Townhall features an interview with Victor Davis Hanson, whom it describes as "a renowned conservative scholar of ancient history and military affairs."
He starts off by offering some candid observations on WWI:
If one were to look at the nature of German aggression in Europe, the nature of German colonies overseas, or what the German agenda was, it seems to me that it was very different than the liberal tradition in France and England that prevailed. It's a tragedy that it had to end in a war like that, but given the superiority of the German Wehrmacht in 1914, I don't know any other way how anybody would have stopped it.The Wehrmacht didn't exist in 1914. I'm nitpicking, I know, but a renowned scholar of military affairs should probably know better than to use this term.
He goes on to explain the cause and effect of the Great War in terms that anybody can understand:
The ambitions of the German Kaiser were so ambitious, I don't know how anybody could have done anything other than what they did. They would have either had to appease them or capitulate. It was a tragedy. But I do think there was a qualitative difference in the fact that the Allies won.Hanson is nothing if not judicious, so his daring theory that it actually made a difference who won WWI should not be taken as mere grandstanding. Indeed, we may be on the verge of an entirely new conception of armed struggle in the 20th century.
What does it take to develop a historical perspective like Hanson's, you ask?
I think it takes a half century.... It takes the death of people, and that's usually 50 years.This is what gives Hanson liberty to compare the Iraq War favorably with America's past missteps:
I'm not saying it was a blunder, but you could easily have used that terminology when we armed the Soviet Union and it killed 30 million of its own people to stop Hitler.I must say, I've never heard it phrased quite that way before.
Hanson goes on to observe that the Sherman tank was not all it might've been, as though this "blunder" were comparable in scale to a war that was launched against no identifiable enemy for no coherent reason, and has dragged on for six years without any clear definition of victory, let alone any clear evidence of it.
But perhaps I'm being too harsh. The thing about Iraq is, all that's required for it to be successful is for everything to turn out well, so maybe we should just stop worrying about it.
[I]f we stay and we are successful in creating a constitutional government, then you can see that that would be an amazing achievement. It would not only make Saddam Hussein's Iraq an ally rather than an enemy that attacked its neighbors, but it would have a very deleterious effect on Iran.If that's all we wanted, it sounds as though we never should've turned against Saddam in the first place.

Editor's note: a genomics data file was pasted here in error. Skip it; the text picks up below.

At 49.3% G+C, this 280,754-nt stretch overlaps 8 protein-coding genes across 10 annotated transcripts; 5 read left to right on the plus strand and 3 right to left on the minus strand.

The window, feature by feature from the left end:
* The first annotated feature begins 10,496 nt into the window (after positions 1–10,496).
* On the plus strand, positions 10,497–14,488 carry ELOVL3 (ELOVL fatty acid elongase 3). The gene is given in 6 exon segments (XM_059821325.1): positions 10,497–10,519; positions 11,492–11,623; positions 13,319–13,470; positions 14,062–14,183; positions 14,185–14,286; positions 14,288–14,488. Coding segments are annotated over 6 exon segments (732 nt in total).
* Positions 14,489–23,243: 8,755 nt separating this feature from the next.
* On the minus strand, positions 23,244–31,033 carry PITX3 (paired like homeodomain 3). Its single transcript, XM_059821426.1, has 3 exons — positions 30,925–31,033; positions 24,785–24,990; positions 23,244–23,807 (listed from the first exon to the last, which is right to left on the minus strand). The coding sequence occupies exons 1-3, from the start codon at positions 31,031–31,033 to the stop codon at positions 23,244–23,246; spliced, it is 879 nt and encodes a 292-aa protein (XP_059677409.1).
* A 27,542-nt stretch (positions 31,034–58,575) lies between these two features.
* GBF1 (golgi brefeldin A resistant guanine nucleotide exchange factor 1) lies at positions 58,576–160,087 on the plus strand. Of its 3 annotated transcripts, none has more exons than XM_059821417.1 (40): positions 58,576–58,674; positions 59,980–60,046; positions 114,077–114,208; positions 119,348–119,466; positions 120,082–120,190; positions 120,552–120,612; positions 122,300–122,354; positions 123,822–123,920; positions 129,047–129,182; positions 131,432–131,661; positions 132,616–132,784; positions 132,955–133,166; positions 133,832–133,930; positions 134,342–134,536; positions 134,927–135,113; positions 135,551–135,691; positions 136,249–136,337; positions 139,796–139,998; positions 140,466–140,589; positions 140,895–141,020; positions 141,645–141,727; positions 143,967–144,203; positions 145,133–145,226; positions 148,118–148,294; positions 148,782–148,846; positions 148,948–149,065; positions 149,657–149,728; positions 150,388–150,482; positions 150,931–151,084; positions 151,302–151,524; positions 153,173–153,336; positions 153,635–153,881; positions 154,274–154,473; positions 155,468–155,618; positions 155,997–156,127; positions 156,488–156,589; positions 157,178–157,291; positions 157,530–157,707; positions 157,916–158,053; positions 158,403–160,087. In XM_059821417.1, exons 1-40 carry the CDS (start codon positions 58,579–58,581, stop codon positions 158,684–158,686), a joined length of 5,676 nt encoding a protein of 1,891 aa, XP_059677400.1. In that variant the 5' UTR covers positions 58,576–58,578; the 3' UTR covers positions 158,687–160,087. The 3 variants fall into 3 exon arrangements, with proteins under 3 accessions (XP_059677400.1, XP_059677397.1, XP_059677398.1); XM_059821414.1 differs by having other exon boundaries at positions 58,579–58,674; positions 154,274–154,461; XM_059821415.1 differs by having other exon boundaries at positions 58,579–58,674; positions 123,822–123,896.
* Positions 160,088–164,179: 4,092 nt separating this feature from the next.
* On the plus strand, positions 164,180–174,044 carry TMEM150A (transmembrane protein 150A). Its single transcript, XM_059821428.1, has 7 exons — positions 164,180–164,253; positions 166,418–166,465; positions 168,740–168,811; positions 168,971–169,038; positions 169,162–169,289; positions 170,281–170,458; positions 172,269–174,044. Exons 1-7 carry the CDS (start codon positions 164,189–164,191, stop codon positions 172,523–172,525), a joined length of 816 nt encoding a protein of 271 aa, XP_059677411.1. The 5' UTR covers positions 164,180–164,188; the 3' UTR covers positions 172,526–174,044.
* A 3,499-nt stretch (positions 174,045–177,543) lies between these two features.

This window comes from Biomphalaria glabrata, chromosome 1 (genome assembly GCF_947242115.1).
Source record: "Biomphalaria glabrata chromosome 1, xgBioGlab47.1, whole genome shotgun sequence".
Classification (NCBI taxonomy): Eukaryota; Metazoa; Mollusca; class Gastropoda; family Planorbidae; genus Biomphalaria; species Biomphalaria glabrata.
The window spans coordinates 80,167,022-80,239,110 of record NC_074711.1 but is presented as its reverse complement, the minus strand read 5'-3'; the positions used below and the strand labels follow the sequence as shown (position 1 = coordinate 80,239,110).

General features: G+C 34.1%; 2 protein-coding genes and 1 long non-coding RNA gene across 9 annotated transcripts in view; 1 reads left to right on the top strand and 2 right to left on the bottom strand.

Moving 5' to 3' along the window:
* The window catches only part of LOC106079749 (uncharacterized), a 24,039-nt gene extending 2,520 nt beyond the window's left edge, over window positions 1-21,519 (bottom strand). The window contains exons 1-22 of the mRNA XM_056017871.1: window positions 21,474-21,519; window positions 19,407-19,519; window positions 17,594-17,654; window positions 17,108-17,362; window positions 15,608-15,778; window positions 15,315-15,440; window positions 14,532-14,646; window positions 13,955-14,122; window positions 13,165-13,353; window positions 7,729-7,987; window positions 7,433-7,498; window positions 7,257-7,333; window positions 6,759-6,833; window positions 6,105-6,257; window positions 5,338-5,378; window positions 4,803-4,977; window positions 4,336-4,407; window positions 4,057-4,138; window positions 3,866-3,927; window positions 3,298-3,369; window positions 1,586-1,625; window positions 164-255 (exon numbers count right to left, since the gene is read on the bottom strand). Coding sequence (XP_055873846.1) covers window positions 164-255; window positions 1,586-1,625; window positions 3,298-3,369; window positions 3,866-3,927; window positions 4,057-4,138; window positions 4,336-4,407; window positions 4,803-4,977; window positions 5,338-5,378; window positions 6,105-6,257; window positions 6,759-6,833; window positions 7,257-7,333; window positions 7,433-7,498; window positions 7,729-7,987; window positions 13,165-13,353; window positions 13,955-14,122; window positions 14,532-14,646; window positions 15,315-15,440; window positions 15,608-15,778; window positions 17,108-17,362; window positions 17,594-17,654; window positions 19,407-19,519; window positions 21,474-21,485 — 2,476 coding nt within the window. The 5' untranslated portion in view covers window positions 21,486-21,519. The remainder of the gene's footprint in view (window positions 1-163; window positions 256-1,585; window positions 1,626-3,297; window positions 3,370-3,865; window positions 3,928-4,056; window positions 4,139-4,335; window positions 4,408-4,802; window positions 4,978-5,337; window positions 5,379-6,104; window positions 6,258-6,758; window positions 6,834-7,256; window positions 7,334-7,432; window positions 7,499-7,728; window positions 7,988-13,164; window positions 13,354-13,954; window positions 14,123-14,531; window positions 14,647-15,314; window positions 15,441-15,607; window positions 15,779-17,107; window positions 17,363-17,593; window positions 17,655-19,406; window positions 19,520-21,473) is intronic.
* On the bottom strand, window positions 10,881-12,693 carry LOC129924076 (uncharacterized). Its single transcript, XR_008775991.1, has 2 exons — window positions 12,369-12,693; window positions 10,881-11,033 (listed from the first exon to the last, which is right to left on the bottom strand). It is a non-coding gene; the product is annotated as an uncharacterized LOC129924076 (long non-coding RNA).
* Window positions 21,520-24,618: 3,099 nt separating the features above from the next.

Kidding aside, there's a point at which Hanson's nonsense stops being amusing, no matter how morbid your sense of humor may be. Get a load of this:
As far as the losses, I don't quite understand it. I don't like to be heartless, but in six years we've lost about the same amount of soldiers we lost in two or three days in a major campaign in World War II.I can actually explain the concern over these losses (which we'll pretend for a moment don't include Iraqis): A bunch of people are upset because people they love have died; the rest of us feel bad for them. It's really not that fucking complicated.
Hanson adds insult to injury by claiming that these deaths are somehow comparable to peacetime accidents:
I think in the eight years of the Clinton administration we lost over 7,000 dead in accidents.He's wrong, needless to say. But he'd be just as wrong even if he were right; 7000 accidental deaths under Clinton couldn't justify these deaths to any sane person, let alone lessen their devastating impact on survivors. Quite the opposite, in fact.
What makes this ghoulish lie even more offensive is that we know Hanson won't change his tune if American fatalities in Iraq officially reach the phony Clintonian milestone of 7000; if that sad day ever comes, he'll still be marveling that we've dared to go "into the heart of the Caliphate" (yes, that's an actual quote), and insisting that it'll all seem worthwhile once "the death of people" allows the correct historical perspective to emerge at last.
UPDATE: A commenter notes that Hanson may have been using "Wehrmacht" generically in reference to the German army, navy, air force, and intelligence service of 1914, rather than to the 1935-1945 entity the world has come to know and love. The possibility had occurred to me, and I stand by my belief that "a renowned scholar of military affairs should probably know better than to use this term."
The argument was welcome, though, because it raises a question I hadn't considered: Even if we were to accept this (at best) idiosyncratic usage, would it really be accurate to speak unequivocally, as Hanson does, of "the superiority of the German Wehrmacht"?